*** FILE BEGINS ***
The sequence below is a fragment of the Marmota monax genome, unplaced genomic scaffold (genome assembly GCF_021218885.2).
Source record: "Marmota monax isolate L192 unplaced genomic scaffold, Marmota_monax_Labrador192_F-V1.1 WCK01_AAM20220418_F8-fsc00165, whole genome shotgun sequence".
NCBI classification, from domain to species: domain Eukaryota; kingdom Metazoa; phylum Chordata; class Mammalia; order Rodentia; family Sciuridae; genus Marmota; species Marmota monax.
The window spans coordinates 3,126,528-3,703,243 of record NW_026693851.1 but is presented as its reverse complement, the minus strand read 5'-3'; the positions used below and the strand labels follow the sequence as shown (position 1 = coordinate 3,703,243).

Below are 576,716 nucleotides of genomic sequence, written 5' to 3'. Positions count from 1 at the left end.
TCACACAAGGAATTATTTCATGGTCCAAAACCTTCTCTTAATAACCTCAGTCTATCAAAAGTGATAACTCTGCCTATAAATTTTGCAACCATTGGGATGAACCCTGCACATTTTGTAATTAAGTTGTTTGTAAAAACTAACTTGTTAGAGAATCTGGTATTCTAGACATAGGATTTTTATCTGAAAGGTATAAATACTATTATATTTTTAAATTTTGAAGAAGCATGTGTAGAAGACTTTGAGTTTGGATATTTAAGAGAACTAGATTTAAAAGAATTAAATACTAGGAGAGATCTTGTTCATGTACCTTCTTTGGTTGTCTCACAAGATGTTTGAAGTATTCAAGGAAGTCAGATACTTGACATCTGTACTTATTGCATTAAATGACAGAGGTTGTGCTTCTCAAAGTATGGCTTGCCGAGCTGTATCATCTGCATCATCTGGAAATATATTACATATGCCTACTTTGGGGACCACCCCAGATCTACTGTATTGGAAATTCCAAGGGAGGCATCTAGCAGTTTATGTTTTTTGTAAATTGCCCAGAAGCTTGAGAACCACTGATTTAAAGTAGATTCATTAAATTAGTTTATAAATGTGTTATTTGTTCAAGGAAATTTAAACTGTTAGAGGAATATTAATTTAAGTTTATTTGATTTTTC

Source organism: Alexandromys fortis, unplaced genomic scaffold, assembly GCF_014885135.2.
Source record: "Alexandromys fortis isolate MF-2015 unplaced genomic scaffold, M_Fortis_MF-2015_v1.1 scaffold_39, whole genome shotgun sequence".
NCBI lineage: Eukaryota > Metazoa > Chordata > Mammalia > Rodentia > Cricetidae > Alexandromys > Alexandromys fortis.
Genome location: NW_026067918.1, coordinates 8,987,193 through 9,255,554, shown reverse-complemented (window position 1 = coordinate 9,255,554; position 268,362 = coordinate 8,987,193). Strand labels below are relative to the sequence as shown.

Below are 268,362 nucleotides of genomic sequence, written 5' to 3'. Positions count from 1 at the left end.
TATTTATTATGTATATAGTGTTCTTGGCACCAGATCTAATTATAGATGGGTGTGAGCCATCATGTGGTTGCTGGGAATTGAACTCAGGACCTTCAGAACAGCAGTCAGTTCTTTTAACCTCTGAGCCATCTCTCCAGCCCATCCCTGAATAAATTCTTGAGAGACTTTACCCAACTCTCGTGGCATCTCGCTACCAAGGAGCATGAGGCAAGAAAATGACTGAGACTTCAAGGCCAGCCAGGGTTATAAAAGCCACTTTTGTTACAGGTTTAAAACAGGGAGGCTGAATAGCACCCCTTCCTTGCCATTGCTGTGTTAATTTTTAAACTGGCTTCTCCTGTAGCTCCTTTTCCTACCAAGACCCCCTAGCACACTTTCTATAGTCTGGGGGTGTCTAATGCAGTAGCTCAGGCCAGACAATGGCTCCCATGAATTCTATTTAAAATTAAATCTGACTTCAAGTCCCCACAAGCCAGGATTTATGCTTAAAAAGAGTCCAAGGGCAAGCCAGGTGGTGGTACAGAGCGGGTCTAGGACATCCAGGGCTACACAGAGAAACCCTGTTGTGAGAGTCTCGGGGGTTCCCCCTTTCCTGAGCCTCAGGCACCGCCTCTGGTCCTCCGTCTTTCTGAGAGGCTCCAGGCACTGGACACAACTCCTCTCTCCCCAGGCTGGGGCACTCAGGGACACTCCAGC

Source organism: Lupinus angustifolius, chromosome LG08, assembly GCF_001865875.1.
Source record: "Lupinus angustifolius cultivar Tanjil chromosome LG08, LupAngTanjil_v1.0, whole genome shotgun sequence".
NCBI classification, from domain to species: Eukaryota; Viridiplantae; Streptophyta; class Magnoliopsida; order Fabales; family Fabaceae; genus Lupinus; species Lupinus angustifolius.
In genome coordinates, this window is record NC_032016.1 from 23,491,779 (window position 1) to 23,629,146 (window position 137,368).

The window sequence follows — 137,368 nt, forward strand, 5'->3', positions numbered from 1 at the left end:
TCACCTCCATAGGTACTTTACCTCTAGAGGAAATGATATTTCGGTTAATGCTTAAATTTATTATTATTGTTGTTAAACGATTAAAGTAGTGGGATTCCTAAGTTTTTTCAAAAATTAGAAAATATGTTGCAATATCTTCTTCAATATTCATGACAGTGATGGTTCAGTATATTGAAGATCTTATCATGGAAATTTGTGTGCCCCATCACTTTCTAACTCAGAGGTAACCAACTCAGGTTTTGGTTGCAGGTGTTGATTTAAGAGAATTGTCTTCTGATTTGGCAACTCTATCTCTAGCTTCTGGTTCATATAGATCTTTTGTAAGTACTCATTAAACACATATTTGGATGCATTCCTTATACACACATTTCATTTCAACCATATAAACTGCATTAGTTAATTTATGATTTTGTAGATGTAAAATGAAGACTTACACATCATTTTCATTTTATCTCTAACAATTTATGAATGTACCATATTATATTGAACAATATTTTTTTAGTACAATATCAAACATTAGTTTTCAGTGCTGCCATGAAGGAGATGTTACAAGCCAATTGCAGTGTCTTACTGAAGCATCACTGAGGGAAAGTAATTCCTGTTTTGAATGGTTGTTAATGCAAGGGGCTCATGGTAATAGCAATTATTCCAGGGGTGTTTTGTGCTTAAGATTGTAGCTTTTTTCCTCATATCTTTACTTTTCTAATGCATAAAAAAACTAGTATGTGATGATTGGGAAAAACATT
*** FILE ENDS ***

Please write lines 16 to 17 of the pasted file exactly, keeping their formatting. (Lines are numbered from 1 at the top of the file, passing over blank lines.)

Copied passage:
In genome coordinates, this window is record NC_032016.1 from 23,491,779 (window position 1) to 23,629,146 (window position 137,368).

The window sequence follows — 137,368 nt, forward strand, 5'->3', positions numbered from 1 at the left end: